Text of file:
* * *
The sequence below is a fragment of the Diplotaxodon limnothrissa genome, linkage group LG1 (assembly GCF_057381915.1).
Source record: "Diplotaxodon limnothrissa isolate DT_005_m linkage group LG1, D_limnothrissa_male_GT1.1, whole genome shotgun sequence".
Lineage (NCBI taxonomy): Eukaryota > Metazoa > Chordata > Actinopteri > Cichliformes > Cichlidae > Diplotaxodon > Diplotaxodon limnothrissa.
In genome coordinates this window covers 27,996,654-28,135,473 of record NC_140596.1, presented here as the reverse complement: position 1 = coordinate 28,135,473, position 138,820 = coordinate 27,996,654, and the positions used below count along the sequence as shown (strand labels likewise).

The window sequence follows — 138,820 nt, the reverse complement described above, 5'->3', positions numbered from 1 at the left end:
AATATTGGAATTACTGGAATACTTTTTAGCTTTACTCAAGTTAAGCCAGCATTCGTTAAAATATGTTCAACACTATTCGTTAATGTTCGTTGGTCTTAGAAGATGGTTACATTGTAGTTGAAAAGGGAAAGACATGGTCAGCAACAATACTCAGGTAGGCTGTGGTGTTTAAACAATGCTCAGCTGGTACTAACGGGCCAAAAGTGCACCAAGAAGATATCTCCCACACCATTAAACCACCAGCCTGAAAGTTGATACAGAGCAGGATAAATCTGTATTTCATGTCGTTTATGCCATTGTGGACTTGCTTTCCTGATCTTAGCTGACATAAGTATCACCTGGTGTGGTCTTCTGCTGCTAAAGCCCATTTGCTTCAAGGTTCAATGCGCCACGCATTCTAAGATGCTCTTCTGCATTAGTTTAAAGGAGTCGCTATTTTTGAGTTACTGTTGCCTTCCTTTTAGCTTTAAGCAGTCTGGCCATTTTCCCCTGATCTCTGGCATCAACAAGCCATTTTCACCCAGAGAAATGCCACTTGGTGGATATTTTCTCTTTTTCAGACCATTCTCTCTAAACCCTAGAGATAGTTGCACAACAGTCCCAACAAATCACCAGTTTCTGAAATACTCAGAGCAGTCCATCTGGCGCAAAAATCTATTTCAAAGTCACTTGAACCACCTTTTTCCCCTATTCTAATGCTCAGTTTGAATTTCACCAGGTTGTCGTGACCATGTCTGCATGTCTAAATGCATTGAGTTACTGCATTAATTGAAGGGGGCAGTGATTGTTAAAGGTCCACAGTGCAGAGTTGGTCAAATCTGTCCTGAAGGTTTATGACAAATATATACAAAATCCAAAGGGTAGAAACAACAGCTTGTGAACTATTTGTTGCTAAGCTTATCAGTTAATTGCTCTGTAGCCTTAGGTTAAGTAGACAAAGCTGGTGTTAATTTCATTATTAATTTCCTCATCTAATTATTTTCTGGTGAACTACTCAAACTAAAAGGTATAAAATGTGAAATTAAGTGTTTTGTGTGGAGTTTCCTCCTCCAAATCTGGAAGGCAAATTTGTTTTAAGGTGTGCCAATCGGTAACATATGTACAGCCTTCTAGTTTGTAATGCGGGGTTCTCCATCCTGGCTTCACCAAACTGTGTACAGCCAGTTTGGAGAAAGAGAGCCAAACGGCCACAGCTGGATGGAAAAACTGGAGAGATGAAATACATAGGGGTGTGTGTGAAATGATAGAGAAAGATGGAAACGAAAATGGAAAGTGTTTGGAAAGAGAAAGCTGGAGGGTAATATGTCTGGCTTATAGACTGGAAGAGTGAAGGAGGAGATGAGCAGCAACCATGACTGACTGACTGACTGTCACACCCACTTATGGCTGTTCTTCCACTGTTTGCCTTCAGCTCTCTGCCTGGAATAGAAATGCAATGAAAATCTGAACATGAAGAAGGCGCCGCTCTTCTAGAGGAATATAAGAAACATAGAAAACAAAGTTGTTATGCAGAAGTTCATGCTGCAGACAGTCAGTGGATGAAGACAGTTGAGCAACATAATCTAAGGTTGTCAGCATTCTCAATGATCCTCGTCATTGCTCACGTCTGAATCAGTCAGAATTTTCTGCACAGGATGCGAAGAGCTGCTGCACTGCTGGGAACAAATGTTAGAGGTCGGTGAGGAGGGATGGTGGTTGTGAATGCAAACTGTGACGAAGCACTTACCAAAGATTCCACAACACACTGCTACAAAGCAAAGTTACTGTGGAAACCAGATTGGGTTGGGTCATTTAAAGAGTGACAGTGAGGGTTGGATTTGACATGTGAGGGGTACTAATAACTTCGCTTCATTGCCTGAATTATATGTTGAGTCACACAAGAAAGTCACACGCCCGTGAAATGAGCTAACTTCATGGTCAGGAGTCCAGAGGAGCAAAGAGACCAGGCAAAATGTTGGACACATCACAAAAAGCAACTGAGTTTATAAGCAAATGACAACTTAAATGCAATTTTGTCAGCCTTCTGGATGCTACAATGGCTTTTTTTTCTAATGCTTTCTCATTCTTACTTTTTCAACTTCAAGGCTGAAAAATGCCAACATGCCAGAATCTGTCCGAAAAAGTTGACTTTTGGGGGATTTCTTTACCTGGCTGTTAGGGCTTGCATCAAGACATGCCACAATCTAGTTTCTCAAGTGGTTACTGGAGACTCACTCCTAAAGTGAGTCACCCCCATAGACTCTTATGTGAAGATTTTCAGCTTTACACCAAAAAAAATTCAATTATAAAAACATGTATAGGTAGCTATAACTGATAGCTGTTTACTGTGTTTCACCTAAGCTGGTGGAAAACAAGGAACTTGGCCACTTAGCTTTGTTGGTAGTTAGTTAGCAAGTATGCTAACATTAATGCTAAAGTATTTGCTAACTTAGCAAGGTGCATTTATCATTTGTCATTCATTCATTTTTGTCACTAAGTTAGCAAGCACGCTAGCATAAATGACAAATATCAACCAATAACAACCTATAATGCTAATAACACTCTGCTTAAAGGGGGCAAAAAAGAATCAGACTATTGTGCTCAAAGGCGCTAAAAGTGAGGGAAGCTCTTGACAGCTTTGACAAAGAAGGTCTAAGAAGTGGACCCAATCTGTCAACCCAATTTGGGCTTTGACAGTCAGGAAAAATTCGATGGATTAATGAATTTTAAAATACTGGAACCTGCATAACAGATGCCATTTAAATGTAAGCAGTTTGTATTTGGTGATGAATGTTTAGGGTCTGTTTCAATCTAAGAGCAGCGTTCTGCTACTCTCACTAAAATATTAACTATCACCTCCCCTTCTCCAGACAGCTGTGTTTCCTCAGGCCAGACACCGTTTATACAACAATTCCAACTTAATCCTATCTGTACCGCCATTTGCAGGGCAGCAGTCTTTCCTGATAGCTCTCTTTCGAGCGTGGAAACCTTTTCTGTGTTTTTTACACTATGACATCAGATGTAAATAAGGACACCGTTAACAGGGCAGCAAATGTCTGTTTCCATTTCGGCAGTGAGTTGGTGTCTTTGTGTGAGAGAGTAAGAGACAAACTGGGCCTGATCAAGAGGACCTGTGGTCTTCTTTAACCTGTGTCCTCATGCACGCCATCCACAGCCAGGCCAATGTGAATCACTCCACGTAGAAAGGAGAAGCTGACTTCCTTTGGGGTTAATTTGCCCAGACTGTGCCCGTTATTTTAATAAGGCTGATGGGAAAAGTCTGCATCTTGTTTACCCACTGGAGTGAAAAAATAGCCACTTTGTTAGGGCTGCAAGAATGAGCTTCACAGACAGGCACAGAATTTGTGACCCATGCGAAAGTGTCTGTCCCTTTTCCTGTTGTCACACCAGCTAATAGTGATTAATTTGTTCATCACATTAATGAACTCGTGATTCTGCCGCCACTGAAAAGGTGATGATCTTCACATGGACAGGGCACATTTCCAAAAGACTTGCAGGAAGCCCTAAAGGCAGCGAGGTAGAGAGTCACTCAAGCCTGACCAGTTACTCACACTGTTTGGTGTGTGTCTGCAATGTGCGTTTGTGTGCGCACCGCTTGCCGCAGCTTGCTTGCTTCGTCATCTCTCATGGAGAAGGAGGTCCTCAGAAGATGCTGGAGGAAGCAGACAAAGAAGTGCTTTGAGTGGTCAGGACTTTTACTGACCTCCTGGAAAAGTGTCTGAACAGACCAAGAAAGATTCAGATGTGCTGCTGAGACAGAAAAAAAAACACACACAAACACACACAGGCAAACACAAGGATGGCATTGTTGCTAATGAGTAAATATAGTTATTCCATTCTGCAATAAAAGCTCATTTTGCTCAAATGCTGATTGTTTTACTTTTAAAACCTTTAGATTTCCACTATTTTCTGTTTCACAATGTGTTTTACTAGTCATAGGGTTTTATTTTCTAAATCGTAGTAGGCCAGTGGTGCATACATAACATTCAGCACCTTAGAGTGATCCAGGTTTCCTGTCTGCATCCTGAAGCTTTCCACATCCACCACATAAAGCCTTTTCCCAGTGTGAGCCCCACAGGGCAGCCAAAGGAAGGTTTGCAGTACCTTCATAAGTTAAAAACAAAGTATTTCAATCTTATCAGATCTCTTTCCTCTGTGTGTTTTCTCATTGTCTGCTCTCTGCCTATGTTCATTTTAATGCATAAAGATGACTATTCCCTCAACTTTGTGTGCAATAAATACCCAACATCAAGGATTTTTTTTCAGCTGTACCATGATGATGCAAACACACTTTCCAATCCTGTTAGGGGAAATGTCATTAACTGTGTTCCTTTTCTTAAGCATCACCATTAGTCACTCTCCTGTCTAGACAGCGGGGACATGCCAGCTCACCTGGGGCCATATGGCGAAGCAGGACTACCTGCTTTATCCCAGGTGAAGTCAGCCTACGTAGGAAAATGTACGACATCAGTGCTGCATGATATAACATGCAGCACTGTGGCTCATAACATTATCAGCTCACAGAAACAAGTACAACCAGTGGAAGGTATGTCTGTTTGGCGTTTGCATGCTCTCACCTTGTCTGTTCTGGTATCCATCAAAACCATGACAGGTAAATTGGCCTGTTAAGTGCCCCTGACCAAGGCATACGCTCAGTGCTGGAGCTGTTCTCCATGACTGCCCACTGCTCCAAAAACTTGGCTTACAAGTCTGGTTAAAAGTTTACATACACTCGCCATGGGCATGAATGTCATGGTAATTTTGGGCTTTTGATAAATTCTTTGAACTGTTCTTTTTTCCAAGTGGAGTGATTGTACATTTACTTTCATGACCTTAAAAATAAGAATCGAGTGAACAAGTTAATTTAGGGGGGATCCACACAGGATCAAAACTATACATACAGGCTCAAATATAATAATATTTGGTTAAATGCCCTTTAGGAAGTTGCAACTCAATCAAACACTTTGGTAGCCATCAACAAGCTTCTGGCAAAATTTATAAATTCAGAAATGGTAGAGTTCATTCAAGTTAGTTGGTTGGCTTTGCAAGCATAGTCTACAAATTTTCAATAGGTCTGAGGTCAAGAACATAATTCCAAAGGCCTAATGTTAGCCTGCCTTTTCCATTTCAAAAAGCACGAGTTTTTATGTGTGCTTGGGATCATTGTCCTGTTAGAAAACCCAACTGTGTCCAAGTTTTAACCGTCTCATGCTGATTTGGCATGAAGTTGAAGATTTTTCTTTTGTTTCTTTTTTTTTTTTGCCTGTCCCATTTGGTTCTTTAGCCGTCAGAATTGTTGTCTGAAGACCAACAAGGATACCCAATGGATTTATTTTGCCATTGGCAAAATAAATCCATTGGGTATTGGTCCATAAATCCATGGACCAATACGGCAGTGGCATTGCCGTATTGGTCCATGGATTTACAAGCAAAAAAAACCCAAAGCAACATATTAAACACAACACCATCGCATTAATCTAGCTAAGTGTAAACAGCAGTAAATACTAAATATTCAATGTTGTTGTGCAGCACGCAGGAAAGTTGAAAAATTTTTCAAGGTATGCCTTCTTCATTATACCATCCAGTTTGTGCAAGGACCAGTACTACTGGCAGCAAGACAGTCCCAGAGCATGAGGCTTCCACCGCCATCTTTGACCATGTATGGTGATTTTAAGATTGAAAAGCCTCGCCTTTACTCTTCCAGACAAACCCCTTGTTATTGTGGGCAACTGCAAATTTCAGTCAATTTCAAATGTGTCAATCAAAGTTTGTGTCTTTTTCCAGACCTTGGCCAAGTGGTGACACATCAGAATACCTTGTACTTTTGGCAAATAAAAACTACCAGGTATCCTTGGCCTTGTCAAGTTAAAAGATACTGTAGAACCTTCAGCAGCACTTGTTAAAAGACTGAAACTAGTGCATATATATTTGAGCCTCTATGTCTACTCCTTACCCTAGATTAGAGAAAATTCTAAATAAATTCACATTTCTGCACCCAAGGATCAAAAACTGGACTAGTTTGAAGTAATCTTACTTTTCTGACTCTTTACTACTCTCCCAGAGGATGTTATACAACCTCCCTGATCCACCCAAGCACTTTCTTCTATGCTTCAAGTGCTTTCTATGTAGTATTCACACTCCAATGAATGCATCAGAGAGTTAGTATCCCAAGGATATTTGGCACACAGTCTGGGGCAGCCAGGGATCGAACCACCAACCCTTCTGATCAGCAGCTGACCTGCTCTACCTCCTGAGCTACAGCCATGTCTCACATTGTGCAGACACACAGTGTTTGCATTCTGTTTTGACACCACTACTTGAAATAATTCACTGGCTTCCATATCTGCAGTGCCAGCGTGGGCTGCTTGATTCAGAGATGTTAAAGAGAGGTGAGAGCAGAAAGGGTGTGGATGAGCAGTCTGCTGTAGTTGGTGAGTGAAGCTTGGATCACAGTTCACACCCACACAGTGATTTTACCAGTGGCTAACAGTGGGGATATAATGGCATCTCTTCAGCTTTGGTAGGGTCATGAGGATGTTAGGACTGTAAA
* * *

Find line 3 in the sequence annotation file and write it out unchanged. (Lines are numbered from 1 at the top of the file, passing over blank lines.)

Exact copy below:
Lineage (NCBI taxonomy): Eukaryota > Metazoa > Chordata > Actinopteri > Cichliformes > Cichlidae > Diplotaxodon > Diplotaxodon limnothrissa.